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Homenecessary and sufficient

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# necessary and sufficient

The statement “$p$ is sufficient for $q$” means “$p$ implies $q$”.

The statement “$p$ is necessary and sufficent for $q$” means “$p$ if and only if $q$”.

For an example of how these terms are used in mathematics, see the entry on complete ultrametric fields.

Biconditional statements are often proven by breaking them into two implications and proving them separately. Often, the terms *necessity* and *sufficiency* are used to indicate which implication is being proven. For an example of this usage, see the entry called relationship between totatives and divisors.

Defines:

necessary, necessity, sufficient, sufficiency

Related:

UniversalAssumption, SufficientConditionOfPolynomialCongruence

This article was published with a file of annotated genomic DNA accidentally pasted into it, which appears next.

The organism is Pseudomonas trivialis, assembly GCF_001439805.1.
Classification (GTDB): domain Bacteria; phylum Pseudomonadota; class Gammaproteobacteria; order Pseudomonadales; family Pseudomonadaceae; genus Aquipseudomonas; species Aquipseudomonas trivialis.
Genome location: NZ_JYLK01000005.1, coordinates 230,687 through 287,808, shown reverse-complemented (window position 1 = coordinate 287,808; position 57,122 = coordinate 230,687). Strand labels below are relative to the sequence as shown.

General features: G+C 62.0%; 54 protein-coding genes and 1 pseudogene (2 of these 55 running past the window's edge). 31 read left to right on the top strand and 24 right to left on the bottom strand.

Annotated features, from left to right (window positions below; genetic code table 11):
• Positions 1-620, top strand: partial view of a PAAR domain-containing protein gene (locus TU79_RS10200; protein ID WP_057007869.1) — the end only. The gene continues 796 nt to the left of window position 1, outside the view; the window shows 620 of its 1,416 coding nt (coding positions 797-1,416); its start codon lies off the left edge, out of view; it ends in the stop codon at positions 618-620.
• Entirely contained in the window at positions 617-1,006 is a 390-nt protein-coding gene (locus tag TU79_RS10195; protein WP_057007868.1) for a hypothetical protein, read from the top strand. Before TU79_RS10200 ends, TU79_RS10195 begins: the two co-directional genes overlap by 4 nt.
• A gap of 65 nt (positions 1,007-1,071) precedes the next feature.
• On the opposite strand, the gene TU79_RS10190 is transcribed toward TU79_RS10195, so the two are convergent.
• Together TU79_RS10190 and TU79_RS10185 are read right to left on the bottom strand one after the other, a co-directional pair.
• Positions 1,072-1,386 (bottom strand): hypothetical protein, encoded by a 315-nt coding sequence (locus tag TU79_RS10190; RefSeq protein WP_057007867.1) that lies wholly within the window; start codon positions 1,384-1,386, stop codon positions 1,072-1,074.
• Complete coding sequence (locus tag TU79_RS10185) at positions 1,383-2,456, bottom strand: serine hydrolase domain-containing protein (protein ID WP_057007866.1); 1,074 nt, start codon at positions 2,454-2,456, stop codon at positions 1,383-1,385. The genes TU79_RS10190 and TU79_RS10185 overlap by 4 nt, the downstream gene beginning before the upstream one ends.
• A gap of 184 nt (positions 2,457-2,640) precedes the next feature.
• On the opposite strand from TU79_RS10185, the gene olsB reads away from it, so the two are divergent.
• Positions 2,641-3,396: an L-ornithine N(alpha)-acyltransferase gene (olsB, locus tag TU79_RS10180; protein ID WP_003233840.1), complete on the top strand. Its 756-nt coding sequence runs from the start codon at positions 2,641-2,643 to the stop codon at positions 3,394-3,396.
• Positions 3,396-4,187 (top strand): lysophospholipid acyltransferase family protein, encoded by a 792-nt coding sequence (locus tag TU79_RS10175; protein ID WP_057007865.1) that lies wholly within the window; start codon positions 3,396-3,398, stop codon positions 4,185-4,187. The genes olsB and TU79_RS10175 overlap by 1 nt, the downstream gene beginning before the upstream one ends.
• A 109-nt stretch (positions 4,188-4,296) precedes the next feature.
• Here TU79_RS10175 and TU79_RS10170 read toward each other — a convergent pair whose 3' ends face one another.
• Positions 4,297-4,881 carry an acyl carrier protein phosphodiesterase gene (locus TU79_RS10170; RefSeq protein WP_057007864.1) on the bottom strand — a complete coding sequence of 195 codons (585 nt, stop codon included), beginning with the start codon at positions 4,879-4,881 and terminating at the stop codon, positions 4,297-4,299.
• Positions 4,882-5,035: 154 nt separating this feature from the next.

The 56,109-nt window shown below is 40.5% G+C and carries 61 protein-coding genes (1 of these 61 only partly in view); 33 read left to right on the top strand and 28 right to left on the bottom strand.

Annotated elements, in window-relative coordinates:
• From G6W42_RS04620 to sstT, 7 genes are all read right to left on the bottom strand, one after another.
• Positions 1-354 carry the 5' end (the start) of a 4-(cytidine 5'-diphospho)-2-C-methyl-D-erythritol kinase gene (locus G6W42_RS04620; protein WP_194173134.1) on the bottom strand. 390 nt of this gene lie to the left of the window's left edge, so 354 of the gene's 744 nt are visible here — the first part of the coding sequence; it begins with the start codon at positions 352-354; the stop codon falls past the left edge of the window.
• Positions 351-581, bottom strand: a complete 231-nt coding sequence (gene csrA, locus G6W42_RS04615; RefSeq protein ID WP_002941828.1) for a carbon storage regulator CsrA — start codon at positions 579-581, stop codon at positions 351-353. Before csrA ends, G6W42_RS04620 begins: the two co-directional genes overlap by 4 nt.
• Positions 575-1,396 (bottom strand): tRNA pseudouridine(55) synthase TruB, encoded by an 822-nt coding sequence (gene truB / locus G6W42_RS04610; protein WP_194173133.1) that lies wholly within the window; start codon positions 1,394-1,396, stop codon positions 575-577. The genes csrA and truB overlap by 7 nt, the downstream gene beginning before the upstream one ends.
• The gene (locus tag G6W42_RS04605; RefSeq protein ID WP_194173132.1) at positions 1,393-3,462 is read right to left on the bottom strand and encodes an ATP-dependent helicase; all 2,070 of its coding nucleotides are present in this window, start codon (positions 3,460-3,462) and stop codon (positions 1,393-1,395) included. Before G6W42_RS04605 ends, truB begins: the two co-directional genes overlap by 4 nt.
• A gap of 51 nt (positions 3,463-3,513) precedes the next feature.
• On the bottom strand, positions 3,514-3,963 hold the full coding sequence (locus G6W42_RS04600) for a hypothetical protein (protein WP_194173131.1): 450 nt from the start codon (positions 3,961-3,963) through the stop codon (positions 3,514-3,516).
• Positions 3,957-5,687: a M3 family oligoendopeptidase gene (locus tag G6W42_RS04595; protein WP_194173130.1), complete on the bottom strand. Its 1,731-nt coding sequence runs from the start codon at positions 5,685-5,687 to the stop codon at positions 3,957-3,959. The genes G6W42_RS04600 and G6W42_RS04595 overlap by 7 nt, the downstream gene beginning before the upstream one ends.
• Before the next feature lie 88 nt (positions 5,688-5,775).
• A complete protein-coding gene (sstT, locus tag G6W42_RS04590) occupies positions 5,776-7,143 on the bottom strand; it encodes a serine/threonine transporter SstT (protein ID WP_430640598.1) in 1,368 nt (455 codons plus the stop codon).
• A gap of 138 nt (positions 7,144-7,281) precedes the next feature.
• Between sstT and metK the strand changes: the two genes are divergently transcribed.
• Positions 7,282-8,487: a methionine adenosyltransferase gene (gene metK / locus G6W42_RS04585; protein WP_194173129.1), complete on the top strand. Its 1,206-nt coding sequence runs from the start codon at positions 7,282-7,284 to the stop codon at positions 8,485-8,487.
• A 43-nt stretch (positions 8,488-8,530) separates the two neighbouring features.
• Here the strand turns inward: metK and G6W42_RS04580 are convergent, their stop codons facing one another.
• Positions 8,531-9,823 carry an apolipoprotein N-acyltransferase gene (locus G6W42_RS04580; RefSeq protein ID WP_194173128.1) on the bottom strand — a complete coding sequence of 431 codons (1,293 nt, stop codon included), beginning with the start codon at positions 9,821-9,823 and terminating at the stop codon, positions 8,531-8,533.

Major Section:

Reference

Type of Math Object:

Definition

Parent:

## Mathematics Subject Classification

03B05*no label found*03F07

*no label found*

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## Comments

## confused

I added this entry because the words ``necessary'' and ``sufficient'' seem to always confuse me. I would not be surprised if I still have it confused and that this entry is incorrect. :-) Anyways, I wanted to put this entry here so that I have an easy reference as to which means which instead of trying to keep it straight in my head and constantly mixing it up.